specific laws to control environmental pollution but has incorporated significant provisions for
the protection of the environment into its Constitution. Within the last two decades, the
development of environmental jurisprudence in India, following these constitutional law
changes, has been remarkable in the sense that it has led to the virtual creation of a fundamental
right to a clean environment in Indian laws. This forms a part of the public law regime
established by the Constitution and appears to be based not only on modern concepts of
fundamental human rights but also on indigenous notions of social justice constituting a unique
human rights approach adopted through affirmative actions18.
The Constitution of India mandates that though the provisions contained in Part IV i.e.
Directive Principles of State Policy are not enforceable by any Court but the principles therein
laid down are nevertheless fundamental in the governance of the country and it shall be the duty
of the state to apply these principles in making laws.19 The Constitution further embodies that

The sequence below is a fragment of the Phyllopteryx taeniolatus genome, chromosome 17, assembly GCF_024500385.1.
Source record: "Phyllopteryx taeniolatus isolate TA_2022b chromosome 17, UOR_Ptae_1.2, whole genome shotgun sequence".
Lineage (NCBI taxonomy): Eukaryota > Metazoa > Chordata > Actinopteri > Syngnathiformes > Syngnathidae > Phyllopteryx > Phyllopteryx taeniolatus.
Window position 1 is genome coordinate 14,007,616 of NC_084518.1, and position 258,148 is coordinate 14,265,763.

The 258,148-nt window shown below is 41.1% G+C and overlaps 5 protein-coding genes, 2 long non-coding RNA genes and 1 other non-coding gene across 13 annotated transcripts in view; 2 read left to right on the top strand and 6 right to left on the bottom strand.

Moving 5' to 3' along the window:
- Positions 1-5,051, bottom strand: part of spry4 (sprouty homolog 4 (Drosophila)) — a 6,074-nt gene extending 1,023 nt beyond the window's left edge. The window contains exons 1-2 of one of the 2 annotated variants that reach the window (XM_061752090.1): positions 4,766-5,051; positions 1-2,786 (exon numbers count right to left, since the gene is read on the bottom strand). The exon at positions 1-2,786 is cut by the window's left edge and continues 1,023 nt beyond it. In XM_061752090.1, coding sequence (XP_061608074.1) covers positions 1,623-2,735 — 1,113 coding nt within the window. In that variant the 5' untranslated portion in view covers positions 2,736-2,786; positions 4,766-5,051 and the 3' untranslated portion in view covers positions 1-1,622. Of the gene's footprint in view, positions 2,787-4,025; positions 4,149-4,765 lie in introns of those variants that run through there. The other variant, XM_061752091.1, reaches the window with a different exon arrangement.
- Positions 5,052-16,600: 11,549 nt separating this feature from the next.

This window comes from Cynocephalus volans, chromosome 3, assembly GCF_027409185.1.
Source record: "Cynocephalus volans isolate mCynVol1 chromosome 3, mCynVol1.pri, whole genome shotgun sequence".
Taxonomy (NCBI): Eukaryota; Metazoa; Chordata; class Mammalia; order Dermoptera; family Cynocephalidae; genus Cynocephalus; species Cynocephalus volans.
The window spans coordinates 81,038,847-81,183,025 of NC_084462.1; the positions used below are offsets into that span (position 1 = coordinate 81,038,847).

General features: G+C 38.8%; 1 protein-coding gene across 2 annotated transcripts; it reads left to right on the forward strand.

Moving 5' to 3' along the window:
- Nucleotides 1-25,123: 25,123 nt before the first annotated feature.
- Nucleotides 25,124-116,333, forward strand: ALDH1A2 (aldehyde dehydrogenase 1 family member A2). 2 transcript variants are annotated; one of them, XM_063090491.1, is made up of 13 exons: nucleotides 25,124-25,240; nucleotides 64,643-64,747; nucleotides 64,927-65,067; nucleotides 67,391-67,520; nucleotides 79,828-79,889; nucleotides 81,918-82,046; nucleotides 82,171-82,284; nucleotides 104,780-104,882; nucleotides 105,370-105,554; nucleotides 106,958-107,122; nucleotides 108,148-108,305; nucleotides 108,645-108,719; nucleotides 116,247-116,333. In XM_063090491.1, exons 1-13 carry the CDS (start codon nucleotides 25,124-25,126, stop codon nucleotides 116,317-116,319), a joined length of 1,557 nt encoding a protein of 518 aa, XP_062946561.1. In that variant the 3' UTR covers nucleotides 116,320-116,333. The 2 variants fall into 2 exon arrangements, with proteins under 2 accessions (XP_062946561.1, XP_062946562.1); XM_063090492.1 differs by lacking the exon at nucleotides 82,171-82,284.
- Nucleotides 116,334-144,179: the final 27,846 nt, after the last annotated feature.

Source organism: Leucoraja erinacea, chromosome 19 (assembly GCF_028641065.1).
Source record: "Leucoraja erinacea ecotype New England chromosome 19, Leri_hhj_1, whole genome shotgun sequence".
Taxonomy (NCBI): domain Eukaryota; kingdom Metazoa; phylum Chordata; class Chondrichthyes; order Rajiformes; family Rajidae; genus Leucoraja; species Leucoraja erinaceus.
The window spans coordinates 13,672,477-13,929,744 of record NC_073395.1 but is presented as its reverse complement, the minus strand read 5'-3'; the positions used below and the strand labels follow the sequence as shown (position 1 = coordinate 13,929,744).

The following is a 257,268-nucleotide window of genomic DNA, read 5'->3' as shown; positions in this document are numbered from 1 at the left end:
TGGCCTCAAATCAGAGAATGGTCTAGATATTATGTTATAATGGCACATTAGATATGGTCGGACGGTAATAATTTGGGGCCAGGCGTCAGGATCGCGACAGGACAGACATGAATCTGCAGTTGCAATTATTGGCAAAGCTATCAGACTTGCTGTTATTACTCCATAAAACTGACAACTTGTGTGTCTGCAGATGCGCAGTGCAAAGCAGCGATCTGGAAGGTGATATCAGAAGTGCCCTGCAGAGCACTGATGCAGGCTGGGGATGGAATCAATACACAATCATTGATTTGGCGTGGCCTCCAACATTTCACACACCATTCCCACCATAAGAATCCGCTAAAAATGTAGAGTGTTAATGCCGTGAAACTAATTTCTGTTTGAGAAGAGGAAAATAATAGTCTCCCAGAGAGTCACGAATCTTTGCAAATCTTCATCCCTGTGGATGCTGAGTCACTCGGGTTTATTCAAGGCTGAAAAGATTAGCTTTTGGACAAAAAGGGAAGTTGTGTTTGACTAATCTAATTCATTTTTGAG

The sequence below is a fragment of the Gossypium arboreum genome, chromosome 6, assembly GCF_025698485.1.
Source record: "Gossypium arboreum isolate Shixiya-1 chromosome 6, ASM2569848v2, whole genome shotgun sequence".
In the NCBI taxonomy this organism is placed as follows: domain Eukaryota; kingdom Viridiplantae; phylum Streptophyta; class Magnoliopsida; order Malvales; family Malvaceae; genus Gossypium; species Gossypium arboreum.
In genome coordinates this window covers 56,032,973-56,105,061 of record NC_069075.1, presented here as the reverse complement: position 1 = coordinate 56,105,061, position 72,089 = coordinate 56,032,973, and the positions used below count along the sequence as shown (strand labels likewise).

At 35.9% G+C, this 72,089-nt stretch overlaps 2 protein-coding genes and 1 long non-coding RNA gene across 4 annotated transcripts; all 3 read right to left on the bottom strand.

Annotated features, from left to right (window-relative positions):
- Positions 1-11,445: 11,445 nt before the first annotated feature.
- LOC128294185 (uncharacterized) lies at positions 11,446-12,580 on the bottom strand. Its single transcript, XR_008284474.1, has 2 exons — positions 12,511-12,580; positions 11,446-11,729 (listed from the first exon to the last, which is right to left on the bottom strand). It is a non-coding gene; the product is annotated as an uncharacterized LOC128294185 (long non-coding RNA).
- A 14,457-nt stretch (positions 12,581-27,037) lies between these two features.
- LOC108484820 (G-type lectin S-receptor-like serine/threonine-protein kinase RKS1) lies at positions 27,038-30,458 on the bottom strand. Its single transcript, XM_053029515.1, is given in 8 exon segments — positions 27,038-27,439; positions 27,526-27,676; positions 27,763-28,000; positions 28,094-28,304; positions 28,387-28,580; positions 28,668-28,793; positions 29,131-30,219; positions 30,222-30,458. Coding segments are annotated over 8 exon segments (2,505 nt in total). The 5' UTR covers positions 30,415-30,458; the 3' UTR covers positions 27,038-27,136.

‘The State shall endeavour to protect and improve the environment and to safeguard the forests
and wildlife of the country.’ 20 Here, the duty is cast upon the State to protect and improve the
environment. Further Article 51A (g) of the Indian Constitution imposes fundamental duty of
every citizen of India to protect and improve the natural environment including forests, lakes,
rivers and wild life and to have compassion for living creatures. Human rights protect
individuals against the arbitrary action of the state; however, according to Article 51A (g), of
the Constitution of India the protection of the environment is a fundamental duty not only of the
State, but also of every citizen. The 7th Schedule appended to the Constitution of India provides
Three Lists. Item 6 of List II, the State Governments have the responsibility to legislate on
Public Health and Sanitation. Item 56 of List I provides that the Parliament i.e. Union had the
power to legislate on interstate rivers. Entry 17 of List II provides thus: water, that is to say,
Subin Nijhawan, “A Human Right to Clean Environment?”, M.A. Thesis, Centre for International
Studies and Diplomacy, London, 2004.
C.M. Abraham, “Environmental Jurisprudence in India”, Kluwer Law International, The Hague, 1999.
Article 37 of the Constitution of India.